6 - Fourier Transform - Basic Properties and the Inversion Formula

# 6 - Fourier Transform - Basic Properties and the Inversion Formula

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Unformatted text preview: MATH 220: THE FOURIER TRANSFORM BASIC PROPERTIES AND THE INVERSION FORMULA The Fourier transform is the basic and most powerful tool in studying constant coefficient PDE on R n . It is based on the following simple observation: for R n , the functions v ( x ) = e ix = e ix 1 1 e ix n n are joint eigenfunctions of the operators x j , namely for each j , (1) x j v = i j v . It would thus be desirable to decompose an arbitrary function u as an (infinite) linear combination of the v , namely write it as (2) u ( x ) = (2 ) n integraldisplay R n u ( ) e ix d, where u ( ) is the amplitude of the harmonic e ix in u . (The factor (2 ) n is here due to a convention, it could also be moved to other places.) It turns out that this identity, (2), holds provided that we define u ( ) = integraldisplay R n e ix u ( x ) dx ; (2) is then the Fourier inversion formula . Rather than showing this at once, we start with a step-by-step approach. We first define the Fourier transform as ( F u )( ) = integraldisplay R n e ix u ( x ) dx for u C ( R n ) with | x | N | u | bounded for some N > n (i.e. | u ( x ) | M | x | N for some M in say | x | > 1); one could instead assume simply that u L 1 ( R n ) if one is familiar with the Lebesgue integral (but actually just working with the special case mentioned above gives everything we want). Note that for such functions | ( F u )( ) | integraldisplay R n | e ix || u ( x ) | dx = integraldisplay R n | u ( x ) | dx, so F u is actually a bounded continuous function. We can similarly define the inverse Fourier transform ( F 1 )( x ) = (2 ) n integraldisplay R n e ix ( ) d ; then F 1 maps u C ( R n ) with | x | N | u | bounded for some N > n (or indeed u L 1 ( R n )) to bounded continuous functions. With these definition it is of course not clear whether F 1 is indeed the inverse of F , and worse, not even clear whether F 1 F makes sense for L 1 ( R n ), since F is then a bounded continuous function, which is not sufficient to ensure that the integral defining F 1 actually converges! We thus proceed to study properties of F and F 1 . First, we note a property of F which is the main reason for its usefulness in studying PDE, and which is an immediate consequence of (1). Namely, suppose that C 1 ( R n ) and both and 1 2 all first derivatives j , j = 1 ,...,n , decay at infinity in the same sense as above (so | x | N j is bounded for some N > n ). Then integration by parts gives ( F ( x j ))( ) = integraldisplay R n e ix x j ( x ) dx = integraldisplay R n x j ( e ix ) ( x ) dx = i j integraldisplay R n e ix ( x ) dx = i j ( F )( ) ....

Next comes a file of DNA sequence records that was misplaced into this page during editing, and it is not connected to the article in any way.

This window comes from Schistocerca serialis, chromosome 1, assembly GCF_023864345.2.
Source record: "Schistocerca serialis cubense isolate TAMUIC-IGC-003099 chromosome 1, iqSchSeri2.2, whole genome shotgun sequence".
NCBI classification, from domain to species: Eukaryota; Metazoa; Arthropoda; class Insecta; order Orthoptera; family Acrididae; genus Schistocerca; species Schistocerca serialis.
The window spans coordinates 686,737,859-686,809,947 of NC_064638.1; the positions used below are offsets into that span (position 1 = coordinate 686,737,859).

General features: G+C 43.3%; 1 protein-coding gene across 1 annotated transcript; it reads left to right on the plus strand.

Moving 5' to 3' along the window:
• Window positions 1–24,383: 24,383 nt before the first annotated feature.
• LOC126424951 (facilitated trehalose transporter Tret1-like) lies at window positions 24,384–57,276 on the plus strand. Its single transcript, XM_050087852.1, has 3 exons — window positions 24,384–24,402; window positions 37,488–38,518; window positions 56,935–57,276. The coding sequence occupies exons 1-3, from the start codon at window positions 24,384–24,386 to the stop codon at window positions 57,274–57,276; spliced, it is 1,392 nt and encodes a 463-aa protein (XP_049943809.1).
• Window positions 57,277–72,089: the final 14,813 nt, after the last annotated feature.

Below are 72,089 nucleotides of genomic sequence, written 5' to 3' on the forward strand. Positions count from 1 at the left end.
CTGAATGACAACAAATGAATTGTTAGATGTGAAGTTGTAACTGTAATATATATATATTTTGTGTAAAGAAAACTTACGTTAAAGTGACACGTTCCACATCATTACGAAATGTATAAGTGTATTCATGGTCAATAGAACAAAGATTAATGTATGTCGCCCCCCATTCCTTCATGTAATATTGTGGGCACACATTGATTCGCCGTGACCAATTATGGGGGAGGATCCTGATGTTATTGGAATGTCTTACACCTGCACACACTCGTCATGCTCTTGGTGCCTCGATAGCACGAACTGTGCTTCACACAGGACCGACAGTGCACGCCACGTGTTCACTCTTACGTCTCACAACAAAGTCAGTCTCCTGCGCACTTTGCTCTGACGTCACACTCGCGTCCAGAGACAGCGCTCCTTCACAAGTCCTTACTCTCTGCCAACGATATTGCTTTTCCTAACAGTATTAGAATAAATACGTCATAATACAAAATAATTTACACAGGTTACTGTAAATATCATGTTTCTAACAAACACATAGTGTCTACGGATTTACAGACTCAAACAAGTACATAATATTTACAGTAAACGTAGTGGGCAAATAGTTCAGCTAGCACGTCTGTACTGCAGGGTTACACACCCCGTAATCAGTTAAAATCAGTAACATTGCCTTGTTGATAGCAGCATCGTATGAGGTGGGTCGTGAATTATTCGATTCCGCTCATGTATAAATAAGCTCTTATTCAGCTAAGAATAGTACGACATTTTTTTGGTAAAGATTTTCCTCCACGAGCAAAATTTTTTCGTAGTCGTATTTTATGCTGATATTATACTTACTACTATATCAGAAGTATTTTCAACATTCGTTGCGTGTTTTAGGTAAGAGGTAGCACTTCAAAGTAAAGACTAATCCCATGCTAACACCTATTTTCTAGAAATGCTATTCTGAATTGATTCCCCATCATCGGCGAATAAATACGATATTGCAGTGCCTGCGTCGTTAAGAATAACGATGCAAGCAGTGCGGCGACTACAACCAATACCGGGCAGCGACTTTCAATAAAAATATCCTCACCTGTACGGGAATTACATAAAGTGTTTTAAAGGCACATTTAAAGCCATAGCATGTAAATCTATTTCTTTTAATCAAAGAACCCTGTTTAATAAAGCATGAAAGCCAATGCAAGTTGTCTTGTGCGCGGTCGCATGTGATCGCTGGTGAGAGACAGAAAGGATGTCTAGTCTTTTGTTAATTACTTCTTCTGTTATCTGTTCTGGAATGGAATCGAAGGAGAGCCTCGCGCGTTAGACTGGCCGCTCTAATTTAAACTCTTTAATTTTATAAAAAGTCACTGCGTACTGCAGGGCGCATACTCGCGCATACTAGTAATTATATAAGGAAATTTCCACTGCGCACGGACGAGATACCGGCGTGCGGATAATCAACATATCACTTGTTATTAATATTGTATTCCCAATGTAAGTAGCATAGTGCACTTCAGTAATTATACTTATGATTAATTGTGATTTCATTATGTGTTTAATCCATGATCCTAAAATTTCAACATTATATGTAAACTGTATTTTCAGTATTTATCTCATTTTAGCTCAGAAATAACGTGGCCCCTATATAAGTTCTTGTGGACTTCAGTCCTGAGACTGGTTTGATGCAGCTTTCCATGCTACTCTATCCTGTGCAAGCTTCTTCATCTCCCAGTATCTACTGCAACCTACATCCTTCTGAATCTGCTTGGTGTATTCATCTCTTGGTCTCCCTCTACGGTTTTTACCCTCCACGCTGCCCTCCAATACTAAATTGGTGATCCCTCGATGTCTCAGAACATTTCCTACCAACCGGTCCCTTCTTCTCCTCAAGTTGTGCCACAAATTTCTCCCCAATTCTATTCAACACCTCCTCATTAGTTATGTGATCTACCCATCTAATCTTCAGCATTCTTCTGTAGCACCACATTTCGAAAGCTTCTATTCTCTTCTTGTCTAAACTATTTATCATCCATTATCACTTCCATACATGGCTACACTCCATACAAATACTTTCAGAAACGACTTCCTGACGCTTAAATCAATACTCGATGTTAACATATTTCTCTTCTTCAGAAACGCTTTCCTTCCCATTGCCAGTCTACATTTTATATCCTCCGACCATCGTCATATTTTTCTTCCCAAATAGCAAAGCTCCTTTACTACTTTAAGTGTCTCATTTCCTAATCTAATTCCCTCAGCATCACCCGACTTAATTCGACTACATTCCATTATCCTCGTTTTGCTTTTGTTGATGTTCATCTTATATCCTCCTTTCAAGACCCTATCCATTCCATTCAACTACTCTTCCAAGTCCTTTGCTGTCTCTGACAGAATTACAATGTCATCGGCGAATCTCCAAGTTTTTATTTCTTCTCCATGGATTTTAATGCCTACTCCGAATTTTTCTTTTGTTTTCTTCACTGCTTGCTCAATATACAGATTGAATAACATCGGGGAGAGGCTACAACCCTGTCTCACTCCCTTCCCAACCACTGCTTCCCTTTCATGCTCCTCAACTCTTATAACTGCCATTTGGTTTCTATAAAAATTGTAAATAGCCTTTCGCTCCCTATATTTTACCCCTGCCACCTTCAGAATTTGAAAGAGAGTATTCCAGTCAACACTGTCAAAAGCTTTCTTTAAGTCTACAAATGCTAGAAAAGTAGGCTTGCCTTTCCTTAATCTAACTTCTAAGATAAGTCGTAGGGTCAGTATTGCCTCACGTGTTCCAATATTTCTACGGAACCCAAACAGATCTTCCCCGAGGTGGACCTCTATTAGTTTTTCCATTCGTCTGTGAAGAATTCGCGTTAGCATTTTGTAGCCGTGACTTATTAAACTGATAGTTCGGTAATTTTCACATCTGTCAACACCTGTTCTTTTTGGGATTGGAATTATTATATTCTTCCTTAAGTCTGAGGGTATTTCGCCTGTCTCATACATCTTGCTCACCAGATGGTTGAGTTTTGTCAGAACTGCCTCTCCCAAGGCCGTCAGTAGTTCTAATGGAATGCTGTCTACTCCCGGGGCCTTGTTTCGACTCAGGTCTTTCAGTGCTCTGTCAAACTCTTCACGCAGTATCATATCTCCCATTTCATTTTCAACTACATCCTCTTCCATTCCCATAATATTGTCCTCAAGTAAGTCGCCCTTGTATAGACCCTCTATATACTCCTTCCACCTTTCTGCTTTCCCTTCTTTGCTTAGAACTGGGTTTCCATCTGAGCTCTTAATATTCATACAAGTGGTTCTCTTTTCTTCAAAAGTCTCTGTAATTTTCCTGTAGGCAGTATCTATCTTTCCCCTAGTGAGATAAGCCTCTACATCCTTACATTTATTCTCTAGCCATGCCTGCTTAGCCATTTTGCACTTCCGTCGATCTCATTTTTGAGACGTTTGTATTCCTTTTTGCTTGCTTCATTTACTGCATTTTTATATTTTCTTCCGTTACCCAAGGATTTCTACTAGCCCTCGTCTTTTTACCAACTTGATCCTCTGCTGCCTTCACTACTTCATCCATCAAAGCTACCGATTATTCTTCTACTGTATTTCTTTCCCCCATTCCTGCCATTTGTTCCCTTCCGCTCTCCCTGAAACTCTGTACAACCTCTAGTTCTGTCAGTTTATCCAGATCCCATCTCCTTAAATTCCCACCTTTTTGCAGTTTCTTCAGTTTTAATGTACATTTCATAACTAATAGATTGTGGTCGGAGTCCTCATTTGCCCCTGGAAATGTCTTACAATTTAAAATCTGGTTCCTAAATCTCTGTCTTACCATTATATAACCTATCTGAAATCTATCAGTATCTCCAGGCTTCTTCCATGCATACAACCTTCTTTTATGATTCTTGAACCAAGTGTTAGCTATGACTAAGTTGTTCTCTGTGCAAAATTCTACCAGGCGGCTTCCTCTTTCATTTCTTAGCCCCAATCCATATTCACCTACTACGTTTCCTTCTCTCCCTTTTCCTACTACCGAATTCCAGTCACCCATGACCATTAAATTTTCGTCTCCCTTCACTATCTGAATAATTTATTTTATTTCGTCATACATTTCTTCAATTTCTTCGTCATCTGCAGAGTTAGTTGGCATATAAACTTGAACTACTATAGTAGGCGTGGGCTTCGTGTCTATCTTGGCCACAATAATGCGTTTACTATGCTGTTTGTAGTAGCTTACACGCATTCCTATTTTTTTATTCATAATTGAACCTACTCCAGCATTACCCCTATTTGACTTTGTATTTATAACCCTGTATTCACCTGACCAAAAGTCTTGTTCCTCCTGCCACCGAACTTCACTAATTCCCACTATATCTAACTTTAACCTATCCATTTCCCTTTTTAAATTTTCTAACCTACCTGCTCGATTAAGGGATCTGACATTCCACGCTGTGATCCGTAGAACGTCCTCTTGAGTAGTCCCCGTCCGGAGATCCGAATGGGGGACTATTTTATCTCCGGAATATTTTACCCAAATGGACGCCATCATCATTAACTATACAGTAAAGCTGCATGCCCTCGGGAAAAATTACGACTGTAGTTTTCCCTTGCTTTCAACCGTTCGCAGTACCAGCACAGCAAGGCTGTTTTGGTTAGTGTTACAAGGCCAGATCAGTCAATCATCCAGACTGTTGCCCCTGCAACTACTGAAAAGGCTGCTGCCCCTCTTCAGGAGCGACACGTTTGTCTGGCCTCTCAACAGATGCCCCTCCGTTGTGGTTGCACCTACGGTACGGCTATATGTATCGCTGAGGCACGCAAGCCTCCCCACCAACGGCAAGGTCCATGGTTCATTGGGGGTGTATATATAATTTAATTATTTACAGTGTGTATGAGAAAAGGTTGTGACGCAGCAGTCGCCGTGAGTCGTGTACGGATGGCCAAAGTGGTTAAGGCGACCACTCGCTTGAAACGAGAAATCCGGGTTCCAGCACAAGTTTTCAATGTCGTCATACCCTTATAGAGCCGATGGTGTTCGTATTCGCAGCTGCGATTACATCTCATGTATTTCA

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## This note was uploaded on 03/16/2010 for the course CME 303 taught by Professor Vasy during the Fall '10 term at Stanford.

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6 - Fourier Transform - Basic Properties and the Inversion Formula

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